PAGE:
As the passionate TEDx speaker below and the author of this piece on KQED’s MindShift describe, there are other reasons it’s a good idea to continue reading with children as long as they will let us. For one, the physical closeness that reading aloud usually brings creates an effortless intimacy (already something that I appreciate with our no-longer-snuggly six year old). We can ensure reading is a fun, shared experience that is joyful, rather than stressful (particularly important for beginning or struggling readers). It also offers parents an entry point to help children think through big issues — social, emotional, or geopolitical — which are challenging to address through direct discussion (or the snoring parental lecture!).
Choosing books for the family read-aloud also lets parents introduce books that kids wouldn’t pick themselves (while we get to sneakily broaden their horizons — I’m looking at you, Thomas the Tank Engine and Star Wars!). At our house, we usually let each child choose one picture book (or section of a long chapter book) and choose one ourselves (it takes anywhere from 15–30 minutes total for all three choices). For us, reading aloud is also an easy way to introduce French and Indian stories, places and culture to our children. Just 15 minutes a day can make a difference!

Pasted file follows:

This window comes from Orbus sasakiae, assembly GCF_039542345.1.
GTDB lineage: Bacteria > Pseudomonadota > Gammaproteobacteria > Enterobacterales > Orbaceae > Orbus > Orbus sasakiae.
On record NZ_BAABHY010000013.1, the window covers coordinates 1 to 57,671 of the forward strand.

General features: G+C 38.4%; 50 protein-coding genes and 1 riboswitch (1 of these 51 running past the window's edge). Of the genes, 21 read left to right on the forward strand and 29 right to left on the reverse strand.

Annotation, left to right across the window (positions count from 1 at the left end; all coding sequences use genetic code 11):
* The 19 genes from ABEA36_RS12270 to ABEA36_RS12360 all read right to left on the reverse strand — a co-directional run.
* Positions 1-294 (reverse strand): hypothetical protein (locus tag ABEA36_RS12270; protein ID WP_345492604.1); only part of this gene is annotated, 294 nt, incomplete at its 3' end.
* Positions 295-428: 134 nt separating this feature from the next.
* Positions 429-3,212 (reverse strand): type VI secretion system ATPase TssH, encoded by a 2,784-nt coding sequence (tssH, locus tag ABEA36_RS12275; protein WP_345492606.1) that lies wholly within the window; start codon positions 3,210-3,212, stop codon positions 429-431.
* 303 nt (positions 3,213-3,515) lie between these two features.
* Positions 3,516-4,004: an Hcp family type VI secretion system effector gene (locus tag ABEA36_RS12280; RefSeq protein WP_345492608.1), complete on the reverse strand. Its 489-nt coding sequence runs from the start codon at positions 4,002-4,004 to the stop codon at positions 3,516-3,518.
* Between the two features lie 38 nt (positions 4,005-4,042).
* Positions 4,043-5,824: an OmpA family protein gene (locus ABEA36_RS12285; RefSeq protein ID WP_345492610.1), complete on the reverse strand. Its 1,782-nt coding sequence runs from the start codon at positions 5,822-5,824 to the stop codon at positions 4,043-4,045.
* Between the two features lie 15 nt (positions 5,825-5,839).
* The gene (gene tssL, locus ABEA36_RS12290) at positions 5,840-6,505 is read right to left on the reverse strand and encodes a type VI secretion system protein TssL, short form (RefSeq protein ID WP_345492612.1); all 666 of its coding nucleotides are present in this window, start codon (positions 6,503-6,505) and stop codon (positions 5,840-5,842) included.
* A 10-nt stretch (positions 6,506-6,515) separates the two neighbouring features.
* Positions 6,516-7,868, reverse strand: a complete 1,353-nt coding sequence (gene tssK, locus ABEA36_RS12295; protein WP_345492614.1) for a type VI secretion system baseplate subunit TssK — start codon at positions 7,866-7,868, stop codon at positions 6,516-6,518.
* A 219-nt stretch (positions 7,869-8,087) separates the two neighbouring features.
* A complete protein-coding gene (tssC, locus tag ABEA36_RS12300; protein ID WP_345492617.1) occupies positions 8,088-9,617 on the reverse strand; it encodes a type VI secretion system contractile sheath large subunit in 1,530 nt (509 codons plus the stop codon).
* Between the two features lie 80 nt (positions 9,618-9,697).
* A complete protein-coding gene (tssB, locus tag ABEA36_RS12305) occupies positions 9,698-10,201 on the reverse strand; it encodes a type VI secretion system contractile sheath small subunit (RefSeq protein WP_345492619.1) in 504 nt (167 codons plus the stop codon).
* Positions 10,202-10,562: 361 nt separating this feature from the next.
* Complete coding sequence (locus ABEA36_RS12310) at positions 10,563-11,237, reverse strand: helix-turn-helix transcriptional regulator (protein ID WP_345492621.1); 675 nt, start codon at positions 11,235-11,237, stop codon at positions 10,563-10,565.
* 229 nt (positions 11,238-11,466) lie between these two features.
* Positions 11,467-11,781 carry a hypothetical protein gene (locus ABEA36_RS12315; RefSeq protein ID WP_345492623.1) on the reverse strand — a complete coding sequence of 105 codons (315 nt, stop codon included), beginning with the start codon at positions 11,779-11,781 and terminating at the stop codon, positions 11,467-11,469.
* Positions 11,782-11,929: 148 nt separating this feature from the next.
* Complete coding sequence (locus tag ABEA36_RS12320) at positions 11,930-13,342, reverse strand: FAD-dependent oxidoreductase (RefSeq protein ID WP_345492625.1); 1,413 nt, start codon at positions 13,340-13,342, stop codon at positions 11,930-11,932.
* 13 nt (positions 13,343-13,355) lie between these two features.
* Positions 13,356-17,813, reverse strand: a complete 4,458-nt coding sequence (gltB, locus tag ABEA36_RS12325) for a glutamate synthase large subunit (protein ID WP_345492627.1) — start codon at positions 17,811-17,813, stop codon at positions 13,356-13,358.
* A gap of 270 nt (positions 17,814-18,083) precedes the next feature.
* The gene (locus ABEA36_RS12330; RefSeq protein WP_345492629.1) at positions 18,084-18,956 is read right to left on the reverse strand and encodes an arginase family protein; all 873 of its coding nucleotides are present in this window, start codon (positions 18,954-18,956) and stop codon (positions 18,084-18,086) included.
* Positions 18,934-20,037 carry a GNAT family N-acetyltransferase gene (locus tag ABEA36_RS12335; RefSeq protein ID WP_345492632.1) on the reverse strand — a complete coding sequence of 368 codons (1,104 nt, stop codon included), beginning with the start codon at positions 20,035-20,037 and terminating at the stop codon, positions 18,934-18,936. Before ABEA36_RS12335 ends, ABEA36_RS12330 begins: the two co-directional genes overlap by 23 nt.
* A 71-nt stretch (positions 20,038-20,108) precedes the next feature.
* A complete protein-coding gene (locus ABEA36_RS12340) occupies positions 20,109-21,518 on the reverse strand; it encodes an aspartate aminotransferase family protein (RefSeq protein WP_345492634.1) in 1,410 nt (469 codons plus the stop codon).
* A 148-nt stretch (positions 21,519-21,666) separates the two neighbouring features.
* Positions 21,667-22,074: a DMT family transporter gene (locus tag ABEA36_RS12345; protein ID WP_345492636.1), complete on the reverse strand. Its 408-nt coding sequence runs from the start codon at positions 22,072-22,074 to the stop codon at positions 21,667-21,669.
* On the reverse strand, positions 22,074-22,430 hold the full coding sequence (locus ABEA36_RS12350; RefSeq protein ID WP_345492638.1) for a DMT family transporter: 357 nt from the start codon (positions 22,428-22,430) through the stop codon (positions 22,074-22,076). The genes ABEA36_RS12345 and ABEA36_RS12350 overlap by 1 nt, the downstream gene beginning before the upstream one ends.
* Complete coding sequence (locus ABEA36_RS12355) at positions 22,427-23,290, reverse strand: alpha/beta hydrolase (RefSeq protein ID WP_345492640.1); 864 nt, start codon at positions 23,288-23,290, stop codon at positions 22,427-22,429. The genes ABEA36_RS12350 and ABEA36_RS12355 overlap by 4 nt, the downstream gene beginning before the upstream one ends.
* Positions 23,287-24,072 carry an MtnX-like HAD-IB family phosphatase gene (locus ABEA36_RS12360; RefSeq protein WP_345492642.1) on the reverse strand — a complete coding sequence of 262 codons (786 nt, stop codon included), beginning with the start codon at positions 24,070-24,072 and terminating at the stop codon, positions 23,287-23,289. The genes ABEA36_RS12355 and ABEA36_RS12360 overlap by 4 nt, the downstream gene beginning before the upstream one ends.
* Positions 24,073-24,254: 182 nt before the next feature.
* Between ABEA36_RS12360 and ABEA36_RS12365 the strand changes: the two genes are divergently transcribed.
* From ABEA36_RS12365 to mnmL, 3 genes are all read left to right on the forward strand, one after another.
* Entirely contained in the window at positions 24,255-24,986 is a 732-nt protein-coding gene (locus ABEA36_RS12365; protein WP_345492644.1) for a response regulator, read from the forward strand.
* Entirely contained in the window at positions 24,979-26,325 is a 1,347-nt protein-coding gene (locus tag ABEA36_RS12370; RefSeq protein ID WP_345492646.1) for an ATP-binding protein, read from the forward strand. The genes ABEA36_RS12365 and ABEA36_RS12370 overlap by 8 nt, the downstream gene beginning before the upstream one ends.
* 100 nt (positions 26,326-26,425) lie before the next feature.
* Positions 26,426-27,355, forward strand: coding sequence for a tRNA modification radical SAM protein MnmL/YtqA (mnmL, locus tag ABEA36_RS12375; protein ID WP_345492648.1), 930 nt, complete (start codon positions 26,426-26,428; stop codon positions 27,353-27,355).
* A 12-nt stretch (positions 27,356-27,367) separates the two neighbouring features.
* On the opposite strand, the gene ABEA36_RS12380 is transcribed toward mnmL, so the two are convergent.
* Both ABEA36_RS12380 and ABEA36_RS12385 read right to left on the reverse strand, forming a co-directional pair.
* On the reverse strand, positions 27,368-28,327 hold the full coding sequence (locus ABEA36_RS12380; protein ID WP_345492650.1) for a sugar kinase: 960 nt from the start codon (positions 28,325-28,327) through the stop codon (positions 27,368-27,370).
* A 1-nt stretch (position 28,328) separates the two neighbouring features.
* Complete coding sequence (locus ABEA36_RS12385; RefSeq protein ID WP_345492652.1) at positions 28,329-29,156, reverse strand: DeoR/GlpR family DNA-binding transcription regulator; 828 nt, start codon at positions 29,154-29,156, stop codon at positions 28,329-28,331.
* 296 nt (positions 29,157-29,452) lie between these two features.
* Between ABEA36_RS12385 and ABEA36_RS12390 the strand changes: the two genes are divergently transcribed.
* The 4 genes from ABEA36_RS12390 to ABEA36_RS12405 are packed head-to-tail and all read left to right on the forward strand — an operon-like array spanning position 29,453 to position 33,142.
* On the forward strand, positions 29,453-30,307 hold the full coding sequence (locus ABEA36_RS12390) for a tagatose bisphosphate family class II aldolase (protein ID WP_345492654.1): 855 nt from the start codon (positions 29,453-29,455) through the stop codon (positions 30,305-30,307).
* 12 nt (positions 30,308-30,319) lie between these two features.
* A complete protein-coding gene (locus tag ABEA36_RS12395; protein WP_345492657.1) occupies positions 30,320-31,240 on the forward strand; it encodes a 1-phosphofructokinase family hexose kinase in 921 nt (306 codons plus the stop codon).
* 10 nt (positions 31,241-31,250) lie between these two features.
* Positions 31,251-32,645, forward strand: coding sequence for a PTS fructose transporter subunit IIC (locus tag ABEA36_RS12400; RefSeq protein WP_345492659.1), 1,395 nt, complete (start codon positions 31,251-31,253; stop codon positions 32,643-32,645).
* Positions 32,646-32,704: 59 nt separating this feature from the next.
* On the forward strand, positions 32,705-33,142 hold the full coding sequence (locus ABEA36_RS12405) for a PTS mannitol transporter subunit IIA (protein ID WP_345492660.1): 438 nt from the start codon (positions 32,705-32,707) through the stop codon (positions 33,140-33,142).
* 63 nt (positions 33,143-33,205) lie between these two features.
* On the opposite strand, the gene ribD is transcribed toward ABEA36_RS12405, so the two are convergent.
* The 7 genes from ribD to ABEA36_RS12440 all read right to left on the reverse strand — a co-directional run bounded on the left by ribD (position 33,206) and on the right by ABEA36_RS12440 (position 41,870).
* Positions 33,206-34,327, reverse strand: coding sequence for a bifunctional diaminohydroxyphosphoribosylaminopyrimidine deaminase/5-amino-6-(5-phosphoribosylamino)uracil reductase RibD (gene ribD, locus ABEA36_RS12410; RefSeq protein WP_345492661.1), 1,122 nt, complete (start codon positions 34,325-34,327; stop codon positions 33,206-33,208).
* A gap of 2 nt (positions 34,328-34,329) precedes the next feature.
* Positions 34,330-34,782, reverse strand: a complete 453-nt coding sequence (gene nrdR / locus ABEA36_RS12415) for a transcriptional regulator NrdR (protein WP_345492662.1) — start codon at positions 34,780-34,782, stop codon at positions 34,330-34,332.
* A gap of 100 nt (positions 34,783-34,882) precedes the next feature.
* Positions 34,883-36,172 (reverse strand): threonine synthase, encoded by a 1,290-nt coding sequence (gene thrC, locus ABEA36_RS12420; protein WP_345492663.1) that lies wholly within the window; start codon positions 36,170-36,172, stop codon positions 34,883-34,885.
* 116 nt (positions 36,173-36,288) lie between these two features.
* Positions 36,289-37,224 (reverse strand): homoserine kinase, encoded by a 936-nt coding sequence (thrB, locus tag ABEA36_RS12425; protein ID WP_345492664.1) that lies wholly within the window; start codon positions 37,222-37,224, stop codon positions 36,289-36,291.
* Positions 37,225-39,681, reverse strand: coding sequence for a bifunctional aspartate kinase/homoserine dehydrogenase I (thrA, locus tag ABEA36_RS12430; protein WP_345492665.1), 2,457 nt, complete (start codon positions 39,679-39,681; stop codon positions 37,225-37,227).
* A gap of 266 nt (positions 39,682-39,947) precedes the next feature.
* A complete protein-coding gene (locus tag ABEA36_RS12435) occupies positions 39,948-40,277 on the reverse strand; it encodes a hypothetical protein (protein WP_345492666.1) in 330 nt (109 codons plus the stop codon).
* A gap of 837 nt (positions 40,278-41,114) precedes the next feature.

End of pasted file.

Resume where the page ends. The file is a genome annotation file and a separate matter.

An area where reading aloud to older children can be more directly helpful is when reading the likes of Dickens and Shakespeare. As Jessica Lahey, educator and author notes in the Atlantic, she often reads aloud in her 7th and 8th grade classrooms, because “it’s the best way to ease students into challenging language and rhetoric.” Listening is also no doubt the best way to encounter poetry and verse, and language such as Shakespeare’s, meant for performance.